September 17, 2020: TikTok to partner with Oracle in U.S. deal; Google expands Fundo; Netflix releases ‘The Social Dilemma’
Here’s what’s worth knowing this week:
The TikTok Deal is Done… Kind Of.
TikTok is partnering with Oracle in a deal that will hopefully secure its future in the U.S.
Tell Me More…
TikTok has rejected Microsoft’s bid and partnered with Oracle in a deal that doesn’t involve a direct acquisition, meaning China’s ByteDance Ltd. would retain a majority ownership stake in its TikTok app (and, notably its algorithm). While many of the details of the deal remain unknown, the deal does intend to allow TikTok to continue to operate in the U.S. with the backing of Oracle. Currently being reviewed by the current administration, the deal may not address all the security concerns that brought on the possibility of the platform’s banning in the first place.
How did they end up choosing Oracle?
While the agreement may not meet all the restrictions and requirements of the original executive order, it’s worth noting that Oracle’s Chairman Larry Ellison, supports the current administration and the company has close ties to Trump. This connection may help TikTok be approved to continue operations despite not having a U.S. company fully acquire them.
When is this happening??
Apparently, pretty fast. The Committee on Foreign Investment in the U.S. is currently reviewing the deal, with an aim of settling the deal by Sunday.
It feels like we’ve been waiting for weeks to see what will happen with a TikTok deal only for this announcement to bring about more questions than answers. However, reports say the U.S. government will likely deem the deal sufficient enough for TikTok to maintain operations in the U.S., and that would be welcome news to TikTok users, influencers, and marketers alike. Once again, we’ll stay tuned for more details.
Google Expands Its Virtual Events Platform, Fundo.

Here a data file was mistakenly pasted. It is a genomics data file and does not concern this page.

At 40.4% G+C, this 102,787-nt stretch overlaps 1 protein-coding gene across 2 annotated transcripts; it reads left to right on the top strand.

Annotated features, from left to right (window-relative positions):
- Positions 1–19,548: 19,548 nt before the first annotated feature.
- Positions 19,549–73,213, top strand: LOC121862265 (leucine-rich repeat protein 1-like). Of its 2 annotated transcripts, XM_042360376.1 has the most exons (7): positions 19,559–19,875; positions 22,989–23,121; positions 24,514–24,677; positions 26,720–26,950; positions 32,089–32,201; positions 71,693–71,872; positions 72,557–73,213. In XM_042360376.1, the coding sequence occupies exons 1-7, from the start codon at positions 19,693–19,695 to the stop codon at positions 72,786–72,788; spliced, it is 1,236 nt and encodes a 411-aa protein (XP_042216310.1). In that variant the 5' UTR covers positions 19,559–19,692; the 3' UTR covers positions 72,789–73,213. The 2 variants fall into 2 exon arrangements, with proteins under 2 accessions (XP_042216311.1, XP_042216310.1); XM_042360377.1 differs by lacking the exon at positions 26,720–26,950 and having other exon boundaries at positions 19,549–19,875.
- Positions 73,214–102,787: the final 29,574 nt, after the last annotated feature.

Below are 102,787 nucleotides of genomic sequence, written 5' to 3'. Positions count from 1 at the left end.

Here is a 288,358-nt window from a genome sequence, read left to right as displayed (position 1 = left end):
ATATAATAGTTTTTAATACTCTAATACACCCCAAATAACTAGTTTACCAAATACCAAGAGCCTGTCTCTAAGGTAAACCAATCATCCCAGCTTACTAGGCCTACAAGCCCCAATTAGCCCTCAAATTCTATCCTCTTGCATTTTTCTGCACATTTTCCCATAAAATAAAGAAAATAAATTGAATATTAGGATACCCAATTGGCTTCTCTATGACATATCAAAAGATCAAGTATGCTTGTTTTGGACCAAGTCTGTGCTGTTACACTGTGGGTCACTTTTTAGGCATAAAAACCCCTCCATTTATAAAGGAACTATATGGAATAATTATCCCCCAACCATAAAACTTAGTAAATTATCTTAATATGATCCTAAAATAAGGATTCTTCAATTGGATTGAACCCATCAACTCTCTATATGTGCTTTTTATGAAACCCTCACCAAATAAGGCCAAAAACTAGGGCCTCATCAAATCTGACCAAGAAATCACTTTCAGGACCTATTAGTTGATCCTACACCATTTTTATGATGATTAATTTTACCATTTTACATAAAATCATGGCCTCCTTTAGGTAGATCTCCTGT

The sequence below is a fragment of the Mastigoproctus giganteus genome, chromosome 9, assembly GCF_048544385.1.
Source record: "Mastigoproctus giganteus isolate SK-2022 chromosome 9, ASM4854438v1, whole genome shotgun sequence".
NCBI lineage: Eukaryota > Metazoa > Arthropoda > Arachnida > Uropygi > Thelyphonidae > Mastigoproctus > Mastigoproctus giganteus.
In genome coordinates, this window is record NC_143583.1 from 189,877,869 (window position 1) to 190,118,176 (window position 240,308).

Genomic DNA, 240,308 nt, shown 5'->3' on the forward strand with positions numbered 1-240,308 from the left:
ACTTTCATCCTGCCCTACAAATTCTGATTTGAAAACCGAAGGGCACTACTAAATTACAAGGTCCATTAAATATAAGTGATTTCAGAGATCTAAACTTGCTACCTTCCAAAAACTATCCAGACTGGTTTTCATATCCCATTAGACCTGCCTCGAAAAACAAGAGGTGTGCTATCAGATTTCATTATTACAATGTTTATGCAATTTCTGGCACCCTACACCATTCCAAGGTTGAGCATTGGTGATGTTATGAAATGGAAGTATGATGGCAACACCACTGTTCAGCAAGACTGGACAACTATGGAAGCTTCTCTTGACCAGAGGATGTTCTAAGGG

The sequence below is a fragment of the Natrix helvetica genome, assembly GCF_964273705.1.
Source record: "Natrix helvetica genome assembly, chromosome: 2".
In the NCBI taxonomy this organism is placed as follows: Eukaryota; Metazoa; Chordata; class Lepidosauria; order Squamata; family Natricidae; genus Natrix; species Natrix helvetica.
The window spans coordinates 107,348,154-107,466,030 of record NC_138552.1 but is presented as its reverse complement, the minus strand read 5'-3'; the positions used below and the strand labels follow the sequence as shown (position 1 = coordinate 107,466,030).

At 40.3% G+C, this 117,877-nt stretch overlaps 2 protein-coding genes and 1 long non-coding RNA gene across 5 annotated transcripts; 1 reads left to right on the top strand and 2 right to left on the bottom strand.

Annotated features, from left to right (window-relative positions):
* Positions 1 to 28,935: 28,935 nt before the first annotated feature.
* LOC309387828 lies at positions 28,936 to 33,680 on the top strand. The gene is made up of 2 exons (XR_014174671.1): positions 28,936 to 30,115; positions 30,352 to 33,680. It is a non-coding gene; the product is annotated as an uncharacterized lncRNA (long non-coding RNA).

Google’s has expanded Fundo – its virtual events platform aimed at allowing creators another monetization avenue.
What is Fundo?
Fundo is a platform that gives hosts the ability to hold virtual, ticketed events including meet and greets. Providing a solution to the hassle of scheduling, signing up, payment processing, and more, the platform exists to streamline the process of creators interacting with smaller groups of their audience.
While Fundo is its own platform, creators that are using YouTube Channel Memberships will be able to integrate Fundo meet and greets as a premium perk. Fundo’s meet and greet functionality will allow up to 30 users to be on screen at one time, allowing for highly personalized experiences for fans and their favorite creators.
Current meet and greets on the site include those from the likes of Chris Klemens, Brandon Rogers, and Sam and Colby – all YouTubers.
While Google hasn’t had much success launching social media platforms post-Youtube, Fundo’s likely integration with many YouTubers’ existing revenue streams adds yet another way Google is supporting creators.
In a time where big events like Vidcon and Playlist Live were canceled because of the pandemic, avid followers looking for that proximity and closeness to their favorite creators will have a platform to go to. Think about the David Dobriks or Liza Koshys of the world. If they held a virtual event with just 30 people, the going rate for those tickets could be high (or brands could benefit from offering these coveted spots in a consumer engagement campaign). Google recognizes the value of unique, personal experiences when it comes to the creator-follower relationship.
Netflix releases ‘The Social Dilemma’
Netflix releases the documentary, The Social Dilemma, exploring social media companies’ proclivity towards manipulating human behavior.
What’s it about?